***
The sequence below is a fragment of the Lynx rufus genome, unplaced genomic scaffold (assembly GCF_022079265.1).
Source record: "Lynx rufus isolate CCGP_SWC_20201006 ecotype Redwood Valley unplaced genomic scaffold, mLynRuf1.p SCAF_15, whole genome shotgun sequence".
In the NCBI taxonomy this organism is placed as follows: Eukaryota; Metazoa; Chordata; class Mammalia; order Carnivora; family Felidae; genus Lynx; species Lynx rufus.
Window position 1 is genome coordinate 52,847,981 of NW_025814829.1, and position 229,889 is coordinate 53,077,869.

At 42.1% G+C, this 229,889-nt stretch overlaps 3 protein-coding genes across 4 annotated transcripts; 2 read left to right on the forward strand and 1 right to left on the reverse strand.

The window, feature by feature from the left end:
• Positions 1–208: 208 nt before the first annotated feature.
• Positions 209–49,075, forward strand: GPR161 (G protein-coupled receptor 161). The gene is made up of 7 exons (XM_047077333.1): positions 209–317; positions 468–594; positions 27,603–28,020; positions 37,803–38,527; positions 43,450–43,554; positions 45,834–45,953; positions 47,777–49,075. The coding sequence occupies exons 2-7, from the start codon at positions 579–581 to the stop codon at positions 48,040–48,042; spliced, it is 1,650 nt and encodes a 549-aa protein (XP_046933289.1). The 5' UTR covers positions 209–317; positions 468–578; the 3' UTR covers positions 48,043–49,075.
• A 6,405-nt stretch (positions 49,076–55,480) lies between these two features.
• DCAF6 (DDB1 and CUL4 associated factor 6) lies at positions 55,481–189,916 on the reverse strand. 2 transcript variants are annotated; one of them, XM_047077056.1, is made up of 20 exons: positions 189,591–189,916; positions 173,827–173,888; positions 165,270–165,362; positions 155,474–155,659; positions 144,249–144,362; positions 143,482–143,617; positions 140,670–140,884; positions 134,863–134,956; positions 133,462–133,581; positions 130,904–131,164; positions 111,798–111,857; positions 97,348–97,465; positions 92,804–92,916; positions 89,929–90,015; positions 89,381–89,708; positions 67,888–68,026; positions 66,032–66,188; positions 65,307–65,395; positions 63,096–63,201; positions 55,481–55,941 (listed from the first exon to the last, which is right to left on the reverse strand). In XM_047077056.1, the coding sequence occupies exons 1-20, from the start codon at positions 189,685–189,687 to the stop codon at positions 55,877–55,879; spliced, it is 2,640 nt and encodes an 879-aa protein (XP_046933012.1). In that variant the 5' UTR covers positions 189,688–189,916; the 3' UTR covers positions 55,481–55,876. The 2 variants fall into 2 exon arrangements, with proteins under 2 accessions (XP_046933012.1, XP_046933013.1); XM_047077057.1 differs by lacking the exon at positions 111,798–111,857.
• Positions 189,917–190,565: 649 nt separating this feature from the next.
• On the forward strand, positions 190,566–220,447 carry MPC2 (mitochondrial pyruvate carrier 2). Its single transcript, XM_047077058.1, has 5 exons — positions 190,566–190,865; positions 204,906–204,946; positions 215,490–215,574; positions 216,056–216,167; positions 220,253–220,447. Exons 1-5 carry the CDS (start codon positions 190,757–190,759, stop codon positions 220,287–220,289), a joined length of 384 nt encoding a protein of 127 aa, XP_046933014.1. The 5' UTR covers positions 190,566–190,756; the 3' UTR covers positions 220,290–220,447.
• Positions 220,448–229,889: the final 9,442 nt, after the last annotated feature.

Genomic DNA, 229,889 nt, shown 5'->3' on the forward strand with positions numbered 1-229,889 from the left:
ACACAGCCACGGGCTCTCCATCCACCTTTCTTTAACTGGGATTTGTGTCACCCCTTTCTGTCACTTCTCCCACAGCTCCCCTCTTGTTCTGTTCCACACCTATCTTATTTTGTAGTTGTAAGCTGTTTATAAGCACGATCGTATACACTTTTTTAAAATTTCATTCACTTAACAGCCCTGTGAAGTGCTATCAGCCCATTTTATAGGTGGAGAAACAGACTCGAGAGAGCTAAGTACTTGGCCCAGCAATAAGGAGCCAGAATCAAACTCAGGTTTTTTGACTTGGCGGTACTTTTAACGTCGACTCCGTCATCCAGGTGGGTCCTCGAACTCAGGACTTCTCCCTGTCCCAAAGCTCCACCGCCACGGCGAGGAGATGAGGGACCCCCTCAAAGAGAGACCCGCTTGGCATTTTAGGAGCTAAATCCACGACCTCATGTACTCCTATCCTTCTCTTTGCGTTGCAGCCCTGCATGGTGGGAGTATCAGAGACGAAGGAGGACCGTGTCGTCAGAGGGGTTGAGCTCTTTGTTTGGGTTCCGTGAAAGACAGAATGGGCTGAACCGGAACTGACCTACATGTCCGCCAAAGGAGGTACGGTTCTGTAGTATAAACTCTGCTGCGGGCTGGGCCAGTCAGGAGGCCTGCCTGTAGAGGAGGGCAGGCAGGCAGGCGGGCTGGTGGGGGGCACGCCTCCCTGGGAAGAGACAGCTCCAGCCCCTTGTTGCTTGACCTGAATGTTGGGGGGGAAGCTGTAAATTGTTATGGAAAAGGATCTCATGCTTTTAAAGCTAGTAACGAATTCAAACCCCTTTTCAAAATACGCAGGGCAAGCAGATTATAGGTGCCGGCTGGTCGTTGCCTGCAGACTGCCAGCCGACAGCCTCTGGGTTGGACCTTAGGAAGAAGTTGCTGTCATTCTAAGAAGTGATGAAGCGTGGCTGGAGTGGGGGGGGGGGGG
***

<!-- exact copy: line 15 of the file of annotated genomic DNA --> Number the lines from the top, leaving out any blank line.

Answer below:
ACACAGCCACGGGCTCTCCATCCACCTTTCTTTAACTGGGATTTGTGTCACCCCTTTCTGTCACTTCTCCCACAGCTCCCCTCTTGTTCTGTTCCACACCTATCTTATTTTGTAGTTGTAAGCTGTTTATAAGCACGATCGTATACACTTTTTTAAAATTTCATTCACTTAACAGCCCTGTGAAGTGCTATCAGCCCATTTTATAGGTGGAGAAACAGACTCGAGAGAGCTAAGTACTTGGCCCAGCAATAAGGAGCCAGAATCAAACTCAGGTTTTTTGACTTGGCGGTACTTTTAACGTCGACTCCGTCATCCAGGTGGGTCCTCGAACTCAGGACTTCTCCCTGTCCCAAAGCTCCACCGCCACGGCGAGGAGATGAGGGACCCCCTCAAAGAGAGACCCGCTTGGCATTTTAGGAGCTAAATCCACGACCTCATGTACTCCTATCCTTCTCTTTGCGTTGCAGCCCTGCATGGTGGGAGTATCAGAGACGAAGGAGGACCGTGTCGTCAGAGGGGTTGAGCTCTTTGTTTGGGTTCCGTGAAAGACAGAATGGGCTGAACCGGAACTGACCTACATGTCCGCCAAAGGAGGTACGGTTCTGTAGTATAAACTCTGCTGCGGGCTGGGCCAGTCAGGAGGCCTGCCTGTAGAGGAGGGCAGGCAGGCAGGCGGGCTGGTGGGGGGCACGCCTCCCTGGGAAGAGACAGCTCCAGCCCCTTGTTGCTTGACCTGAATGTTGGGGGGGAAGCTGTAAATTGTTATGGAAAAGGATCTCATGCTTTTAAAGCTAGTAACGAATTCAAACCCCTTTTCAAAATACGCAGGGCAAGCAGATTATAGGTGCCGGCTGGTCGTTGCCTGCAGACTGCCAGCCGACAGCCTCTGGGTTGGACCTTAGGAAGAAGTTGCTGTCATTCTAAGAAGTGATGAAGCGTGGCTGGAGTGGGGGGGGGGGGG